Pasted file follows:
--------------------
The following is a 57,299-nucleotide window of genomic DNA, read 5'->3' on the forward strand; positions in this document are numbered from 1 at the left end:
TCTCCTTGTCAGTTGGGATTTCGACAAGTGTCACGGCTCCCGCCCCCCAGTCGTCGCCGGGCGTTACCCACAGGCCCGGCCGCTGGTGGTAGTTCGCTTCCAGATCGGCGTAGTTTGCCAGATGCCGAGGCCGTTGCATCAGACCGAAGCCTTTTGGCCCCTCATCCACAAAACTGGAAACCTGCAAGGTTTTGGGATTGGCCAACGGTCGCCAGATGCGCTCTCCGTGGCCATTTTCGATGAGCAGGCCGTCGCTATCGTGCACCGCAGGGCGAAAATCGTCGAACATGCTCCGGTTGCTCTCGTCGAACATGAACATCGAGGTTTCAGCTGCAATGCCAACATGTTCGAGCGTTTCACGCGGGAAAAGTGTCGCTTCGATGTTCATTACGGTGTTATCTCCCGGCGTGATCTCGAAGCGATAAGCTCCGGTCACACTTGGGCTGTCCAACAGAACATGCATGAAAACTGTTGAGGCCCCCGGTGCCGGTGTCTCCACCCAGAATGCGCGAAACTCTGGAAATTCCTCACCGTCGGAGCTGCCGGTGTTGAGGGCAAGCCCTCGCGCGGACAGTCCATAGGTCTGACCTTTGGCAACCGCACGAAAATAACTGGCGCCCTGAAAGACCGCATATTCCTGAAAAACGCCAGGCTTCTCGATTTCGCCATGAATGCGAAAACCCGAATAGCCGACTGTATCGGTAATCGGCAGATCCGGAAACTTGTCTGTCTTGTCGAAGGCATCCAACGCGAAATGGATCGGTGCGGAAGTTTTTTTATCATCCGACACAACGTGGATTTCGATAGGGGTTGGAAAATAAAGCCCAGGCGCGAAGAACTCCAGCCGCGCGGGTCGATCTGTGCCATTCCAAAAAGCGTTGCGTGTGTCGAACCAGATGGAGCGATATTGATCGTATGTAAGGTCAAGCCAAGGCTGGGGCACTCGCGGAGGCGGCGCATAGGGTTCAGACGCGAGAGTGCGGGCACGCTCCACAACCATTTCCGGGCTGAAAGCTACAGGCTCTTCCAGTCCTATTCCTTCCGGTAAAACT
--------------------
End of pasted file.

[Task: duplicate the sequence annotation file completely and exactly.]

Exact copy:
The following is a 57,299-nucleotide window of genomic DNA, read 5'->3' on the forward strand; positions in this document are numbered from 1 at the left end:
TCTCCTTGTCAGTTGGGATTTCGACAAGTGTCACGGCTCCCGCCCCCCAGTCGTCGCCGGGCGTTACCCACAGGCCCGGCCGCTGGTGGTAGTTCGCTTCCAGATCGGCGTAGTTTGCCAGATGCCGAGGCCGTTGCATCAGACCGAAGCCTTTTGGCCCCTCATCCACAAAACTGGAAACCTGCAAGGTTTTGGGATTGGCCAACGGTCGCCAGATGCGCTCTCCGTGGCCATTTTCGATGAGCAGGCCGTCGCTATCGTGCACCGCAGGGCGAAAATCGTCGAACATGCTCCGGTTGCTCTCGTCGAACATGAACATCGAGGTTTCAGCTGCAATGCCAACATGTTCGAGCGTTTCACGCGGGAAAAGTGTCGCTTCGATGTTCATTACGGTGTTATCTCCCGGCGTGATCTCGAAGCGATAAGCTCCGGTCACACTTGGGCTGTCCAACAGAACATGCATGAAAACTGTTGAGGCCCCCGGTGCCGGTGTCTCCACCCAGAATGCGCGAAACTCTGGAAATTCCTCACCGTCGGAGCTGCCGGTGTTGAGGGCAAGCCCTCGCGCGGACAGTCCATAGGTCTGACCTTTGGCAACCGCACGAAAATAACTGGCGCCCTGAAAGACCGCATATTCCTGAAAAACGCCAGGCTTCTCGATTTCGCCATGAATGCGAAAACCCGAATAGCCGACTGTATCGGTAATCGGCAGATCCGGAAACTTGTCTGTCTTGTCGAAGGCATCCAACGCGAAATGGATCGGTGCGGAAGTTTTTTTATCATCCGACACAACGTGGATTTCGATAGGGGTTGGAAAATAAAGCCCAGGCGCGAAGAACTCCAGCCGCGCGGGTCGATCTGTGCCATTCCAAAAAGCGTTGCGTGTGTCGAACCAGATGGAGCGATATTGATCGTATGTAAGGTCAAGCCAAGGCTGGGGCACTCGCGGAGGCGGCGCATAGGGTTCAGACGCGAGAGTGCGGGCACGCTCCACAACCATTTCCGGGCTGAAAGCTACAGGCTCTTCCAGTCCTATTCCTTCCGGTAAAACT